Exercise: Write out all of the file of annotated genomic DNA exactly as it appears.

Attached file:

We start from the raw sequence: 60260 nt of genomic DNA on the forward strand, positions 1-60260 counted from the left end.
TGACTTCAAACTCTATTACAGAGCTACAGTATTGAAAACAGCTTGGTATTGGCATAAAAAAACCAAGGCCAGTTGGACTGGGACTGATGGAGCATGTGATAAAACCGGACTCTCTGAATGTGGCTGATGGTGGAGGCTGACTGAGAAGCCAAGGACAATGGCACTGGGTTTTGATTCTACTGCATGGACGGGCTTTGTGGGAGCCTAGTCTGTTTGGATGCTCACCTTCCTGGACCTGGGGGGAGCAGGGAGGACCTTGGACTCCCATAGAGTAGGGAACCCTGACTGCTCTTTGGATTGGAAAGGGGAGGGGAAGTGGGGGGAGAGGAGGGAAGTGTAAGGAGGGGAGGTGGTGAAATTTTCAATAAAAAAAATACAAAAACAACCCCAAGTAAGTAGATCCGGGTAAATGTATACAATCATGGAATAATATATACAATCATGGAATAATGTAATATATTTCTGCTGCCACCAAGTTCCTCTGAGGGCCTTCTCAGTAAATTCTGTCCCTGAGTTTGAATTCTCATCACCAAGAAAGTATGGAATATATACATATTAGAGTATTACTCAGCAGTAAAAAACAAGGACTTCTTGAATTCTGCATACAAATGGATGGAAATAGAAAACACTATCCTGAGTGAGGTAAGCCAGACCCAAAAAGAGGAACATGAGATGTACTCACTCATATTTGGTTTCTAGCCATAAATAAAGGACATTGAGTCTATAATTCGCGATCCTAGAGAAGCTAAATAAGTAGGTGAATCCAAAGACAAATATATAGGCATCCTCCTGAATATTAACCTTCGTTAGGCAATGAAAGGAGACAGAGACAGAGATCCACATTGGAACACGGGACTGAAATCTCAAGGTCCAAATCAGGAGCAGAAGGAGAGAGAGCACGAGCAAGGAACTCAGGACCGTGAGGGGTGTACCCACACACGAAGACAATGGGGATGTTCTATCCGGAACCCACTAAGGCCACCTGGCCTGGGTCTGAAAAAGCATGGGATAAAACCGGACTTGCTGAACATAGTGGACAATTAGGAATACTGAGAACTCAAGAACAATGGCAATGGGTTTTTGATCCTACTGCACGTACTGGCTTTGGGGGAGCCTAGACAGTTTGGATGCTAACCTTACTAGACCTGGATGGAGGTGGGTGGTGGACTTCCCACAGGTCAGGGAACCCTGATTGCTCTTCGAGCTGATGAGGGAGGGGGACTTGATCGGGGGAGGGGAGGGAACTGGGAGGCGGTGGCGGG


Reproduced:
We start from the raw sequence: 60260 nt of genomic DNA on the forward strand, positions 1-60260 counted from the left end.
TGACTTCAAACTCTATTACAGAGCTACAGTATTGAAAACAGCTTGGTATTGGCATAAAAAAACCAAGGCCAGTTGGACTGGGACTGATGGAGCATGTGATAAAACCGGACTCTCTGAATGTGGCTGATGGTGGAGGCTGACTGAGAAGCCAAGGACAATGGCACTGGGTTTTGATTCTACTGCATGGACGGGCTTTGTGGGAGCCTAGTCTGTTTGGATGCTCACCTTCCTGGACCTGGGGGGAGCAGGGAGGACCTTGGACTCCCATAGAGTAGGGAACCCTGACTGCTCTTTGGATTGGAAAGGGGAGGGGAAGTGGGGGGAGAGGAGGGAAGTGTAAGGAGGGGAGGTGGTGAAATTTTCAATAAAAAAAATACAAAAACAACCCCAAGTAAGTAGATCCGGGTAAATGTATACAATCATGGAATAATATATACAATCATGGAATAATGTAATATATTTCTGCTGCCACCAAGTTCCTCTGAGGGCCTTCTCAGTAAATTCTGTCCCTGAGTTTGAATTCTCATCACCAAGAAAGTATGGAATATATACATATTAGAGTATTACTCAGCAGTAAAAAACAAGGACTTCTTGAATTCTGCATACAAATGGATGGAAATAGAAAACACTATCCTGAGTGAGGTAAGCCAGACCCAAAAAGAGGAACATGAGATGTACTCACTCATATTTGGTTTCTAGCCATAAATAAAGGACATTGAGTCTATAATTCGCGATCCTAGAGAAGCTAAATAAGTAGGTGAATCCAAAGACAAATATATAGGCATCCTCCTGAATATTAACCTTCGTTAGGCAATGAAAGGAGACAGAGACAGAGATCCACATTGGAACACGGGACTGAAATCTCAAGGTCCAAATCAGGAGCAGAAGGAGAGAGAGCACGAGCAAGGAACTCAGGACCGTGAGGGGTGTACCCACACACGAAGACAATGGGGATGTTCTATCCGGAACCCACTAAGGCCACCTGGCCTGGGTCTGAAAAAGCATGGGATAAAACCGGACTTGCTGAACATAGTGGACAATTAGGAATACTGAGAACTCAAGAACAATGGCAATGGGTTTTTGATCCTACTGCACGTACTGGCTTTGGGGGAGCCTAGACAGTTTGGATGCTAACCTTACTAGACCTGGATGGAGGTGGGTGGTGGACTTCCCACAGGTCAGGGAACCCTGATTGCTCTTCGAGCTGATGAGGGAGGGGGACTTGATCGGGGGAGGGGAGGGAACTGGGAGGCGGTGGCGGG